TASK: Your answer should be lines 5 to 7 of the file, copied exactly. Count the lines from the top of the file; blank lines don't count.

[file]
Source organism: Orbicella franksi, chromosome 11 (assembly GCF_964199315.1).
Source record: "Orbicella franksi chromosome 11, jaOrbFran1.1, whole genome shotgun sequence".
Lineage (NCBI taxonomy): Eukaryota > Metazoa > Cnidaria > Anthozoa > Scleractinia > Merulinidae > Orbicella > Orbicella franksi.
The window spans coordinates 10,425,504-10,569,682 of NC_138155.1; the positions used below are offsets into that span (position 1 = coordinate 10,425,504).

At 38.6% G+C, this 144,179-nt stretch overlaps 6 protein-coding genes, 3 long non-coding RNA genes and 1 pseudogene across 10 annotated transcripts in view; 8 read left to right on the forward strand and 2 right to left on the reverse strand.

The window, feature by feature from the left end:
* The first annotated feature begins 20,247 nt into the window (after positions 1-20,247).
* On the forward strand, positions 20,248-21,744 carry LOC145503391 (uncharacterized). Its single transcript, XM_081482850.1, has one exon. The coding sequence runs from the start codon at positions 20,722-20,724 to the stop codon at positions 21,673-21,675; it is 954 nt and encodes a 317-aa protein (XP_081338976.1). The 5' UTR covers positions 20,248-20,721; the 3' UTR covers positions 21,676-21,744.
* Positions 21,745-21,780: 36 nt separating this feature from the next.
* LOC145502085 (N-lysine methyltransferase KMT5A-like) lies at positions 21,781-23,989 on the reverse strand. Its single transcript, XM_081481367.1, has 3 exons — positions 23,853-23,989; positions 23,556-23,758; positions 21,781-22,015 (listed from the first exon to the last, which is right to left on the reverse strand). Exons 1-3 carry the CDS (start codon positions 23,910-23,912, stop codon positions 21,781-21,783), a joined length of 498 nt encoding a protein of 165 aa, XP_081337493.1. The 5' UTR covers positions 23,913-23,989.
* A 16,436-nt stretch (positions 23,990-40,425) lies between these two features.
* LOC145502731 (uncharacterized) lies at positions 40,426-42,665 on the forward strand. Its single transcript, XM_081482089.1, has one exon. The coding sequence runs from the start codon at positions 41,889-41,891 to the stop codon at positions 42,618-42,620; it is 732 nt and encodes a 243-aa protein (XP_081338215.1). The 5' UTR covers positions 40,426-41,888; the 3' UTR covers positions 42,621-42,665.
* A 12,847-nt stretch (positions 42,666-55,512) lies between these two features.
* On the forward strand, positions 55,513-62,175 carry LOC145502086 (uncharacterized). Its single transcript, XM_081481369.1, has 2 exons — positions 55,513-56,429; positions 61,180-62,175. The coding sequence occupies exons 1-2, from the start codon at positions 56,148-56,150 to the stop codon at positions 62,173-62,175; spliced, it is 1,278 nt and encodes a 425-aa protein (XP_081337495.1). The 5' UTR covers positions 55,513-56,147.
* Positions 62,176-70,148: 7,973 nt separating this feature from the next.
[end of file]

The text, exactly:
At 38.6% G+C, this 144,179-nt stretch overlaps 6 protein-coding genes, 3 long non-coding RNA genes and 1 pseudogene across 10 annotated transcripts in view; 8 read left to right on the forward strand and 2 right to left on the reverse strand.

The window, feature by feature from the left end:
* The first annotated feature begins 20,247 nt into the window (after positions 1-20,247).